Product stacking is built on the idea that people want to 'go deeper' in connection to their area of interest - and if they trust you for one aspect of that journey, they'll likely trust you for the other aspects as well. Or, if they don't trust you, at least you're ideally positioned to make an offer to them associated with the other needs related to the topic. Since you've got their contact information and you know they purchased something in associated with that issue you are more ideally suited than anyone else to offer them a related product.
If you offer something - and someone...
Lots of people try to sell on Amazon and fail. We did. And although I don't generally like to dwell on my failures, I think in this case it might be helpful to share about it - in the off chance that you're in the same boat.
Of course - my prescription for success is to sell direct-to-consumers via Shopify - which may or may not be the right solution for you - I get that. But if you've failed on Amazon then my best suggestion is to diagnose the root cause of the failure, look at it carefully, and then craft a new plan that is built on those hard-won lessons.
There are a lot of ways to fail on Amazon. Let's document the most common (and I'll share which one snagged us):
I'll never forget the day I was sitting in a room of over 500 online sellers (the vast majority were selling on Amazon) and the speaker asked everyone selling over $5,000 per month online to stand up. Half the room stood up, including me.
I was shocked. First of all, where did all the amazing Amazon sellers go? Why did they drop...
I've had the honor of working with almost 1,400 Shopify site builders in the last 6 months, and I've come up with a working theory of e-commerce success. I believe it takes 4-Core team (or personal) Aptitudes to begin finding some success. I like using the baseball metaphor to explain it.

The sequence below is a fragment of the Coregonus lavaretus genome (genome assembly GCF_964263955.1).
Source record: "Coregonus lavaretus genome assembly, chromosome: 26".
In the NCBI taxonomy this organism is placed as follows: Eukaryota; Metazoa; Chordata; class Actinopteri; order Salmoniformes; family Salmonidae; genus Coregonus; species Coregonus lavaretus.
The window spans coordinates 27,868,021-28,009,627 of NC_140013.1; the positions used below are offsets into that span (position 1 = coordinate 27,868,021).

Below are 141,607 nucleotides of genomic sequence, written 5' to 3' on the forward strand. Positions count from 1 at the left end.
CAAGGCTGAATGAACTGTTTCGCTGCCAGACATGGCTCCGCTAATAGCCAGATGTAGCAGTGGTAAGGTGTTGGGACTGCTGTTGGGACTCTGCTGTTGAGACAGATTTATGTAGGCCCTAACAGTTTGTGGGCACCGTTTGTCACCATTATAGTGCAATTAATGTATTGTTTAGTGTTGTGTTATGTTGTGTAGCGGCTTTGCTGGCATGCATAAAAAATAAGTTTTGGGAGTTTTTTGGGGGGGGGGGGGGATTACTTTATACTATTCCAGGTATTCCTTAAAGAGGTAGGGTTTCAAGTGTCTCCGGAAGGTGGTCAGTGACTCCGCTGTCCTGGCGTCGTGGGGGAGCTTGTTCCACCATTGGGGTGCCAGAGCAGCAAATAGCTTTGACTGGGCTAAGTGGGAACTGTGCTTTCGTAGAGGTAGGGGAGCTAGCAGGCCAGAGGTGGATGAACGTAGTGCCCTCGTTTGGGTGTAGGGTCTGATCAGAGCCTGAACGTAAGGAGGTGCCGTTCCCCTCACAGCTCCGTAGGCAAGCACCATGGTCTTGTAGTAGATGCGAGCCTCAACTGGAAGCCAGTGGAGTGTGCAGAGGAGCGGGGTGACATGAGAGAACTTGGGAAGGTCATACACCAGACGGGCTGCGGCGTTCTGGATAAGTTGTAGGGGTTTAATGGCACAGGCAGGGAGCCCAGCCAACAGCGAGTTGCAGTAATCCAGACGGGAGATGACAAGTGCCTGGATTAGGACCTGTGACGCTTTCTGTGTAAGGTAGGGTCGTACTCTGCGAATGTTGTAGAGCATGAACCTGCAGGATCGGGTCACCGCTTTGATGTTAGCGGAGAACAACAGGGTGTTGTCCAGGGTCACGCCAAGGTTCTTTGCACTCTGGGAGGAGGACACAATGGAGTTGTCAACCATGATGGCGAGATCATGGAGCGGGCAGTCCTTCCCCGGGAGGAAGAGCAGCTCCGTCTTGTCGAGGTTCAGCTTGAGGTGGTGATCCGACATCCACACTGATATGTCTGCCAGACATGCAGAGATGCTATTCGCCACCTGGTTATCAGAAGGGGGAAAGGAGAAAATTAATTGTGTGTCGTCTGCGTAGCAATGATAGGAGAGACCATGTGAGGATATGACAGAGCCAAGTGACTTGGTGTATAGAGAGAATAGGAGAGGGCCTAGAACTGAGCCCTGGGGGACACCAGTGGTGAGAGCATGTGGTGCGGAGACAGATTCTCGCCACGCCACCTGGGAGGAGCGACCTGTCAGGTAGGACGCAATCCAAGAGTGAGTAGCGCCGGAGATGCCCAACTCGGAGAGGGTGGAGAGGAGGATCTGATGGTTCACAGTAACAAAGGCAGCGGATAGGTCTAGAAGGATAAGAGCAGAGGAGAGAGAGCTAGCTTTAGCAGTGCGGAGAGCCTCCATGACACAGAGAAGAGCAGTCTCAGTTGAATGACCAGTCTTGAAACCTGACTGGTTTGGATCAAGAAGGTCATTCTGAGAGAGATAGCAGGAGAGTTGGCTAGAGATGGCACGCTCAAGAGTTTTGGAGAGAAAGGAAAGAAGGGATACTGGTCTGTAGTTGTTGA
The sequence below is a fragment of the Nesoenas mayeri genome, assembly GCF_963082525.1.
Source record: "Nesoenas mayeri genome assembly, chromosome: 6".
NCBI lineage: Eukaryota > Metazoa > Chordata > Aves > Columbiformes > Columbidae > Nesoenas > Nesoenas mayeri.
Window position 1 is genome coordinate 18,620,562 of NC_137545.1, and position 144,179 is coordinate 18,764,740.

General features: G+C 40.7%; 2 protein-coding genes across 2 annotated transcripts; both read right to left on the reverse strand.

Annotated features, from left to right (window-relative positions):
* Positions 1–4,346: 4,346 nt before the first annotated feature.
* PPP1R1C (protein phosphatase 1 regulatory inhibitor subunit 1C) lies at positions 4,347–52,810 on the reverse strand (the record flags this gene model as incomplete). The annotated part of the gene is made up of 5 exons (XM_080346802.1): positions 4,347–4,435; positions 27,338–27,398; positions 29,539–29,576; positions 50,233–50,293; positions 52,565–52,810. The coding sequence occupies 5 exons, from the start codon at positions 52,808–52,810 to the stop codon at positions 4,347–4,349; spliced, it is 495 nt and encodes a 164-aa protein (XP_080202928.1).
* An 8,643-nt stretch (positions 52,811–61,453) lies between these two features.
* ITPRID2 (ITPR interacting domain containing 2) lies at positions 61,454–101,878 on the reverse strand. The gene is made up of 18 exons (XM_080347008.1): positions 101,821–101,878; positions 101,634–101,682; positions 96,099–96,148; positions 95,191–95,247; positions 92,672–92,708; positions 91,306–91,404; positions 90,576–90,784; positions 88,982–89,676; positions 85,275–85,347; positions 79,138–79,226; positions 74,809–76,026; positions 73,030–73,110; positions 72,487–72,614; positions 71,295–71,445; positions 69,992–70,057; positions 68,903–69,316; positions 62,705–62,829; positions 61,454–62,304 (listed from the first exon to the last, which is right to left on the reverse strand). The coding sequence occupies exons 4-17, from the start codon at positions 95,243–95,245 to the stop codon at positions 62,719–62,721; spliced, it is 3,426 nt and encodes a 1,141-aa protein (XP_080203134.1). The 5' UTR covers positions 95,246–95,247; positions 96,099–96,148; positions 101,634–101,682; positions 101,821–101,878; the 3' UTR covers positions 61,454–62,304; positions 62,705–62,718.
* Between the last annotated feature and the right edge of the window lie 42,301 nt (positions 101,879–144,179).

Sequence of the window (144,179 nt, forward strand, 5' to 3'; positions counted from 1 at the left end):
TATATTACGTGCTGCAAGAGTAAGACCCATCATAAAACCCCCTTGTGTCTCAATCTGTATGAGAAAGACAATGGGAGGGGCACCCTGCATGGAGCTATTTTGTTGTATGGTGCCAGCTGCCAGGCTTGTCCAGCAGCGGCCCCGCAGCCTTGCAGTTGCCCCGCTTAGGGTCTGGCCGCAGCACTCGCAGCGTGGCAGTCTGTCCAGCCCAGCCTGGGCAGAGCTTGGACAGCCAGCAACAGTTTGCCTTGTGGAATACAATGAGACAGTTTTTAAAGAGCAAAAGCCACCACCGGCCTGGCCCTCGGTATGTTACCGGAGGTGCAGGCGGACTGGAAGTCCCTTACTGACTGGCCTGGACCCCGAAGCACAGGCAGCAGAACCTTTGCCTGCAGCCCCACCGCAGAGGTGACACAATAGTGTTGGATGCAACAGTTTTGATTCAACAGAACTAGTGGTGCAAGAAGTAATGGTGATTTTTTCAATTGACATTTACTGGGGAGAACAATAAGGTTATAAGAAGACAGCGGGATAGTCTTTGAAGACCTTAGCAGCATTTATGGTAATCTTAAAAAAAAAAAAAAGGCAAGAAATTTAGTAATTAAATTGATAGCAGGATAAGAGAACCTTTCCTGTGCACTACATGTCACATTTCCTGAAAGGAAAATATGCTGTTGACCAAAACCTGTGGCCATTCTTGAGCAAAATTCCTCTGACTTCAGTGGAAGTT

Last month I introduced my 4-Core concept in a super long blog post, (The E-commerce Formula - Mastering The Four Core Building Blocks Of Online Selling Success). To summarize it - I made a framework diagram I'd like to share. If you like it, share it with other people around the internet.
Your decision to sell products or services as a business venture starts the process. When you put on the entrepreneur uniform and gear up - you're in the game. You step up to the plate and begin looking at opportunities flying by - like baseballs. You begin seeing opportunities to make money everywhere you go - and in tons of different ways. You can take a swing at any one of...
When I launched my Shopify Power course on Udemy (in June 2016) I wasn't sure anyone would notice. Since then I've had the privilege of working with over 1,300 new Shopify site owners and it's been a blast!
Many of them come to me as successful Amazon sellers. I love helping them launch Shopify sites so they can create a second source of online income.
I've come to realize there is a big difference in the mindset / priorities / and tactics between selling on Amazon and selling on Shopify.
So in this article, I'll share the differences I've seen (many of them in the form of a question). If you enjoy this content, you'll also enjoy our Amazon To Shopify webinar.
Many Amazon sellers I've met have a merchants-mindset. Let me explain. When I was a kid we lived 30 minutes away from the largest Saturday market in California, Denios Farmers Market & Auction. It's amazing. We would go...
Starting a new Shopify site can be intimidating. Here is a checklist that will help you make it systematic.
Domain Name Availability: Check on www.godaddy.com to see if the domain name you want is available. If you can't get the Dot Com version, move on to another idea. Your primary goal should be to pick something that is available, memorable, meaningful, and easy to say.
Search Engine Availability: Google it - and make sure there aren't people, products, or companies that are already using the name you want. If it looks like it is a crowded field, with well-established sites and brands operating professionally - go back to the drawing board and look for another naming idea.
Trademark Availability: Go to www.trademarks.justia.come and search to see if someone already owns the name as a registered trademark in the industry you want to operate in. If so, go back to the drawing board.
Business Name Availability: Go to your...